Review: Big|Brave – “Vital”

There are things that rock bands, even the unconventional ones, can get away with in a live setting ― one with a living, breathing audience — that they simply cannot seem to pull off on a traditional studio recording. Enter the Montreal ensemble Big|Brave. The trio typically plays a kind of minimalist and ambiance-heavy post-metal where the real focus zeroes in on the space between notes. It’s an interesting approach — these guys never resort to tricks like the cheapened post-metal crescendo. (Thank you for that.) The approach has also won them fans and followers and devotees such as Godspeed You! Black Emperor’s Efrim Menuck, who recorded the group’s second LP and invited them to open live shows for GY!BE and Thee Silver Mt. Zion Memorial Orchestra. But, on Vital, the trio’s fifth LP, the conceit wears very thin at the edges and the seams and, yeah, to be honest, practically everywhere. Sadly, listeners not willing to give themselves over to the long-winded mode of presentation here will end up focusing on the drone-inducing repetition without soaking in the heat it was meant to generate. And that’s a shame.

It should be noted that frontwoman Robin Wattie pulls off some spectacular stunts and paints with interesting colors on parts of Vital, really letting go with guttural wails amid the 4/4 plodding on album-opener, “Abating the Incarnation of Matter.” (Her voice, occasionally breaking or wavering, sometimes injects some of the only human emotion into the gray machinery of the LP.) But even that play gets a bit tired by the time you’ve reached the fifth and final song on the Southern Lord LP. The band is so fixated on crafting and recrafting sparse explosions of sound — often placing little between descents where guitar, bass and drums come slamming down together at the same time, BOOM, pause, pause, BOOM ― that it almost loses the sense of what it’s doing in the first place. Live, yes, especially with this form of propulsive volume, the approach might catch a lot of ears in a room and border on a kind of collective or transcendent hypnotism. On the LP, not so much. Even the closing song, a last-ditch attempt to stray from the script, doesn’t bring anything home. We’re sure there’s people out there who will listen to Vital and be entranced, maybe even for “good reason;” but, to that, we say, “too little, too late.”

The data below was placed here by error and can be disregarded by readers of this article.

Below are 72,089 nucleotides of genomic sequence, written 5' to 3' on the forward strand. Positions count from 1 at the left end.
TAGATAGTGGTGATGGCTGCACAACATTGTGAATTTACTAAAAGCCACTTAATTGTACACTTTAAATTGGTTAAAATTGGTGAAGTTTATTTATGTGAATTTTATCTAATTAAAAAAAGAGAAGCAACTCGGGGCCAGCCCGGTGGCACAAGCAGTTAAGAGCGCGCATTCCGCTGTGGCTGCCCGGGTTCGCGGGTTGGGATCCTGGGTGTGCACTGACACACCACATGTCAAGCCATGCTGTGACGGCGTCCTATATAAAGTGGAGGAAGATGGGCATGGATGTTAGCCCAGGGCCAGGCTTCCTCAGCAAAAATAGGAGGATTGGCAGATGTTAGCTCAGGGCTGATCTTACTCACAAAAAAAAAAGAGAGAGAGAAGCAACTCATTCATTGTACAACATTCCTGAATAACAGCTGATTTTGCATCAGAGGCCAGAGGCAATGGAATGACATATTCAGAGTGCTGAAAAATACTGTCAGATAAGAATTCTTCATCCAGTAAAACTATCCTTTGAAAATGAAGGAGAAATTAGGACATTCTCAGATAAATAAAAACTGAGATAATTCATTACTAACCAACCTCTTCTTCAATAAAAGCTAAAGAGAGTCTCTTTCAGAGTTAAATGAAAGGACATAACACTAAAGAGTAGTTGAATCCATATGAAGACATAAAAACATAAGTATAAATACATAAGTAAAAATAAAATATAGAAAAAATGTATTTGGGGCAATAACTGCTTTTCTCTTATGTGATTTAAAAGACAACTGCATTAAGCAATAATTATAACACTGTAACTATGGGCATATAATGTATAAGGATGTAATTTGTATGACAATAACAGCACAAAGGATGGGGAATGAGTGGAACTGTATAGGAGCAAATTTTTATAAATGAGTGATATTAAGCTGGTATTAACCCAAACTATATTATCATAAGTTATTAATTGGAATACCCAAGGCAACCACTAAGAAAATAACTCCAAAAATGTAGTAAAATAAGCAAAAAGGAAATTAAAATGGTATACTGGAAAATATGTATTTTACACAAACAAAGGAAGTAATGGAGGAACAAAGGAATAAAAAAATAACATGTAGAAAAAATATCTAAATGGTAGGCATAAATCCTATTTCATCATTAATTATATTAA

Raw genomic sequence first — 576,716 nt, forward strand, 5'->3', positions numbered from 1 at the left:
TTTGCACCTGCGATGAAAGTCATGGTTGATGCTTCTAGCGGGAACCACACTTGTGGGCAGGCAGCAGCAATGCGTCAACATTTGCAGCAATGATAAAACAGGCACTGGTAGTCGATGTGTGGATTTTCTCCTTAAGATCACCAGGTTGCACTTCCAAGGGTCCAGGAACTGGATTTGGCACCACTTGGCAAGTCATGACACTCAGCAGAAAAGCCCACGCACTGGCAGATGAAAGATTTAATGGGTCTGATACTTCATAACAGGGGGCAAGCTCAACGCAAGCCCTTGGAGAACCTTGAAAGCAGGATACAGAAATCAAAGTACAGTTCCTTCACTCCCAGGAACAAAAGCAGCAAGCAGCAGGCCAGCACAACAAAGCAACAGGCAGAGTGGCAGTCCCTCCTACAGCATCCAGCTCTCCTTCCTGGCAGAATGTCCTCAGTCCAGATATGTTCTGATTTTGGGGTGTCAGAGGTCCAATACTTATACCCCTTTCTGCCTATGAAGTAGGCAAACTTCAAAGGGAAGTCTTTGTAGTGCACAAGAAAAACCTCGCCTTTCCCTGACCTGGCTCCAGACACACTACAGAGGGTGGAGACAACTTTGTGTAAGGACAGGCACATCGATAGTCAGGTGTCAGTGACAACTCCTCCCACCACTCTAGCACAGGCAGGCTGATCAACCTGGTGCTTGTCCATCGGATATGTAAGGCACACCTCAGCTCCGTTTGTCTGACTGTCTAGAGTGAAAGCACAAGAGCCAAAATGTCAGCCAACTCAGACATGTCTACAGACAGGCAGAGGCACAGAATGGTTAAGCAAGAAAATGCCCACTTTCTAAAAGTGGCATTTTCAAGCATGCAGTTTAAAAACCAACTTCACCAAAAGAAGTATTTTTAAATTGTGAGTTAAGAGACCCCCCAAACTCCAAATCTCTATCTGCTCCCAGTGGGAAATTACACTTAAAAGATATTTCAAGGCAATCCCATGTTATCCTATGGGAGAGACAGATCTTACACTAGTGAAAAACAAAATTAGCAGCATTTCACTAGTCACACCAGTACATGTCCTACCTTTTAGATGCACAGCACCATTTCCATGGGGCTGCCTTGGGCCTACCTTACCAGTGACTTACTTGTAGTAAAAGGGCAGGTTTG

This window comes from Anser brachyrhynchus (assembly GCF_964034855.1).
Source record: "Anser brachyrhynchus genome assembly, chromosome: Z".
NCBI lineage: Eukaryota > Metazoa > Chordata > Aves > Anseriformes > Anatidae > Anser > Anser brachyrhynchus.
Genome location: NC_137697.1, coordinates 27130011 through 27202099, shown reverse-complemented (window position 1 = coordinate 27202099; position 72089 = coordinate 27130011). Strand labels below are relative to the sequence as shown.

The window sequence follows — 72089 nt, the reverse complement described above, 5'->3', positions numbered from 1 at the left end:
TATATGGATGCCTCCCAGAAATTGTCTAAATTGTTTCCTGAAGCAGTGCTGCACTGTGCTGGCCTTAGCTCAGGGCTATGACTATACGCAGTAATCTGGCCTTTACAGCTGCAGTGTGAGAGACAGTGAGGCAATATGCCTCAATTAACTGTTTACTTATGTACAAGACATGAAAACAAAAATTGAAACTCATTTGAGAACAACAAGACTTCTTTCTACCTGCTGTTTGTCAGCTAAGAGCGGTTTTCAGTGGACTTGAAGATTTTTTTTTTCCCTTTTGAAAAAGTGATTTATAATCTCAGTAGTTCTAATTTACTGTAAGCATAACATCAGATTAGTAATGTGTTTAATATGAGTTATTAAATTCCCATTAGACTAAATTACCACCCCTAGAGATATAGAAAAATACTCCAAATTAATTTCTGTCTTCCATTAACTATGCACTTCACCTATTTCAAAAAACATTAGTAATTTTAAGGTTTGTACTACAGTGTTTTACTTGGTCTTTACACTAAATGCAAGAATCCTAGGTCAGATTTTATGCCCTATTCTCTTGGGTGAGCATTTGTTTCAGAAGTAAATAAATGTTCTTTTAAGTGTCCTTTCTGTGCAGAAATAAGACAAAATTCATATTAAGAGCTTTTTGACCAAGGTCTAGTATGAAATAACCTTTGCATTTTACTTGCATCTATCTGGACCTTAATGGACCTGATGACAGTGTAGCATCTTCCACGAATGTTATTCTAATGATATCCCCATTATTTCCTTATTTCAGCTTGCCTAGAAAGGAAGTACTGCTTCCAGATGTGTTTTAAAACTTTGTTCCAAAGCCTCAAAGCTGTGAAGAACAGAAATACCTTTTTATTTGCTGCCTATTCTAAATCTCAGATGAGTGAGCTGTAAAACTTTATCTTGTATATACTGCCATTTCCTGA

Most of the songs on Vital sound like carbon-copies of each other ― and not in a good way. There are moments on “Half Breed,” released as a primer or single of sorts, where the band pays attention to the connective tissue between big hits ― this is true. And the closing track, the title piece, seems to stray a bit from the tired formulas established throughout. But, for the most part, the collapsing cacophony of notes on “Half Breed” are somewhat indistinguishable or interchangeable from “Of This Ilk,” or even “Abating,” one of the record’s better tracks. The fact that four of the five tracks break the seven-minute mark only indicates how committed you need to be to the pound-droning to get in on the loop.

Unlike previous outings, where the group’s chemistry and sense of chance or random trajectory lent it a bit of unanticipated excitement, on Vital everything’s a bit too plotted and a bit too staid. The result is a record that will seem like a chore to sit through; we’ve listened to the thing 10 times through to try to sort the wheat from the chaff, as they say. Verdict? There’s a lot of chaff to go around. Vital, sadly, is anything but. — Justin Vellucci, Spectrum Culture, May 3, 2021


About the author

Justin Vellucci is a staff writer for PopMatters, Spectrum Culture, and MusicTAP, a contributor to Pittsburgh Current, and a former staffer for Popdose, Punk Planet and Delusions of Adequacy. His music writing has appeared in national magazines such as American Songwriter, alt-pubs like The Brooklyn Rail, Pittsburgh CityPaper and San Diego CityBeat, blogs Swordfish, Punksburgh and Linoleum, and the Gannett magazine Jetty. He lives in Pittsburgh.

Leave a Reply

Your email address will not be published. Required fields are marked *

This site uses Akismet to reduce spam. Learn how your comment data is processed.